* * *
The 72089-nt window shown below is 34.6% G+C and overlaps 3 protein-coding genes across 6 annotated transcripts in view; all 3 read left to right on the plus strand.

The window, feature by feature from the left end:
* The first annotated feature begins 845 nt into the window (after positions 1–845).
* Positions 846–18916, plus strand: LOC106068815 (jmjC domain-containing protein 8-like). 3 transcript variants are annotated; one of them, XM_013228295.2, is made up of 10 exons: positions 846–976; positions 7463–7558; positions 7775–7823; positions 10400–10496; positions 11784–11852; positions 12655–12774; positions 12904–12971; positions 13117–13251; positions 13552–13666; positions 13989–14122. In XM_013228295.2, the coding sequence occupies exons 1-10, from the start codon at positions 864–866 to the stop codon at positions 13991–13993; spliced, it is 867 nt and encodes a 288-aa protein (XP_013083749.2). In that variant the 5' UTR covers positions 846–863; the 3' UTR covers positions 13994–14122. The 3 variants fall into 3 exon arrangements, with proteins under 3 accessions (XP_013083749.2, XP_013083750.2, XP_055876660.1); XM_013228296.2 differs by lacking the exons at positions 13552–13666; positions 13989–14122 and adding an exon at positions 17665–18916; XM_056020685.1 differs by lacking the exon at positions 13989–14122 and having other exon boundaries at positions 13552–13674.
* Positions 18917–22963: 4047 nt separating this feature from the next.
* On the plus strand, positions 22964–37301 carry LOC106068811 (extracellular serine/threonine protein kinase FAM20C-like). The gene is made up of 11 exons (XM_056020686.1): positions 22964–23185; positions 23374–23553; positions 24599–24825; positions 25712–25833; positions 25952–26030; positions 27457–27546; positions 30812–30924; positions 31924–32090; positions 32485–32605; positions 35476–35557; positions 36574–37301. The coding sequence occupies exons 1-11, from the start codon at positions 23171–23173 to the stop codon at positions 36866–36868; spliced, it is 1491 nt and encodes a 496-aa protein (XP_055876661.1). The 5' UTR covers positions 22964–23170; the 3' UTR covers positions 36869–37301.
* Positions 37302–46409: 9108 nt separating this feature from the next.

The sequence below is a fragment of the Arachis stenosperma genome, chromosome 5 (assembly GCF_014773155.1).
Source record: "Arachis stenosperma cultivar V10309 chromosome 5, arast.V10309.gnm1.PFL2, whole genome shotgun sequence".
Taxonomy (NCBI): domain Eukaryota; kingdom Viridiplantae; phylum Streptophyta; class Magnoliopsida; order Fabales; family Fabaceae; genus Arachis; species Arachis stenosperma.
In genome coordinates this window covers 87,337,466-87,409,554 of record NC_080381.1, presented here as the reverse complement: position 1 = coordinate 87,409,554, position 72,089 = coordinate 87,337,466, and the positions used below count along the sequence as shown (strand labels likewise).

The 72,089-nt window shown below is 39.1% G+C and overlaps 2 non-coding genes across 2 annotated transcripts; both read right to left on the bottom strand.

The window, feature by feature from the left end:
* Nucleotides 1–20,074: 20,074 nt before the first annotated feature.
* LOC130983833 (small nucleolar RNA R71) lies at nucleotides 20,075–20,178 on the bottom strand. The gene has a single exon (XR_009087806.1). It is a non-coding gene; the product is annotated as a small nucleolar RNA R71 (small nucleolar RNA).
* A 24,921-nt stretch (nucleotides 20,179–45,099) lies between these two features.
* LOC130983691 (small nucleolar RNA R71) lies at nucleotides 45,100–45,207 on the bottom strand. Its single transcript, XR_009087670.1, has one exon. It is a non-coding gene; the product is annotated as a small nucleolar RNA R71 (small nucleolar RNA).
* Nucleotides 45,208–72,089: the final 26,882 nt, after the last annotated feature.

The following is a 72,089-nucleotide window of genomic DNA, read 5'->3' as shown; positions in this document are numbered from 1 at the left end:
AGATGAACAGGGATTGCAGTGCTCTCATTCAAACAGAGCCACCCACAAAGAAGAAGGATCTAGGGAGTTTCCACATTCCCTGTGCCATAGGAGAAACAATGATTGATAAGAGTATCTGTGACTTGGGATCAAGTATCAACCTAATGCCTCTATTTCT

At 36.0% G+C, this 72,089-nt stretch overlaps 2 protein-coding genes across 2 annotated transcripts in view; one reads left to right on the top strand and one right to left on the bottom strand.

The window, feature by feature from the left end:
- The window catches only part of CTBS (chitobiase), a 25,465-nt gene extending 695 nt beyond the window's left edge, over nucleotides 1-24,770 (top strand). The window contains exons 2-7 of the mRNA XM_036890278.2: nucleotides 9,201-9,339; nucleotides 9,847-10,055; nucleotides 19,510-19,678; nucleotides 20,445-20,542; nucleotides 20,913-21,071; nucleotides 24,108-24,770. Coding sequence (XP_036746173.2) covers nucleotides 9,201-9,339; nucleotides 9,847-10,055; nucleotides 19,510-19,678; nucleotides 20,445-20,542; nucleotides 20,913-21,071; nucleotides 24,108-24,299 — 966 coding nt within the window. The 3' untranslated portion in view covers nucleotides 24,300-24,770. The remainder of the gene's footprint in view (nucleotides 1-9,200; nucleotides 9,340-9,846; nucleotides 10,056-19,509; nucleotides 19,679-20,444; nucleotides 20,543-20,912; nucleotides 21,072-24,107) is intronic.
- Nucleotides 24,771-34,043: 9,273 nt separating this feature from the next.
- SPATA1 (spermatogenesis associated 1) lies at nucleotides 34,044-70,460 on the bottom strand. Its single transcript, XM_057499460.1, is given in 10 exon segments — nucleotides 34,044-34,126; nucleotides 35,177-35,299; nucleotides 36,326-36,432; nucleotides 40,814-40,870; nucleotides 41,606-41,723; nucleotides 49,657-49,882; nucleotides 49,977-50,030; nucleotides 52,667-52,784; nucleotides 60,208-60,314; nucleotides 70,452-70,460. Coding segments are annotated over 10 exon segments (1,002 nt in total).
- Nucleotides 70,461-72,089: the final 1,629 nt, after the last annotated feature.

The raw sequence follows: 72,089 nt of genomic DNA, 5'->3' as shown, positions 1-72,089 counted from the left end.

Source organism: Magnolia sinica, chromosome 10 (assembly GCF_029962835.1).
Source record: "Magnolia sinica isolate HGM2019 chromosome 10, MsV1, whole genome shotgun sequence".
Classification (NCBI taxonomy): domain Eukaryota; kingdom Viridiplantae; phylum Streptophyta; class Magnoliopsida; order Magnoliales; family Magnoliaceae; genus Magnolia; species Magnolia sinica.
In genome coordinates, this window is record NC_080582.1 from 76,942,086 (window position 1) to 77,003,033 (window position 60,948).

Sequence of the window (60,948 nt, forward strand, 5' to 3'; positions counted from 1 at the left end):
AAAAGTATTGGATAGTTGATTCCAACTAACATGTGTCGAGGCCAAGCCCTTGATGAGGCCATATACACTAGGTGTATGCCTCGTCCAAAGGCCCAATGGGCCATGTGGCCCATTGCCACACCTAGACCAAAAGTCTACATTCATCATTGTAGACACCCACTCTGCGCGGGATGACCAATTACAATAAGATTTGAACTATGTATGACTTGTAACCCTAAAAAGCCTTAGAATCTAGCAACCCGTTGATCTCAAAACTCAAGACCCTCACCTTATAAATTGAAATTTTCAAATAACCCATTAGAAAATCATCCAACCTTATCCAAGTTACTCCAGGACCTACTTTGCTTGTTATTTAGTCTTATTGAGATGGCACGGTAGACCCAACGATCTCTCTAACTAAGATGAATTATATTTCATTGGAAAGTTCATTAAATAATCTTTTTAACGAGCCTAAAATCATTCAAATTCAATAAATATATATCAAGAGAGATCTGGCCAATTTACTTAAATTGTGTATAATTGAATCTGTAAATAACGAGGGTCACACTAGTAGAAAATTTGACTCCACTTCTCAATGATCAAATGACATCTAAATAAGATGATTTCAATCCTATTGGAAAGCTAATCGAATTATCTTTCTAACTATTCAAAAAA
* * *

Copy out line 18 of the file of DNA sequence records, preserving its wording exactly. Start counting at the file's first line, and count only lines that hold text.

* Nucleotides 45,208–72,089: the final 26,882 nt, after the last annotated feature.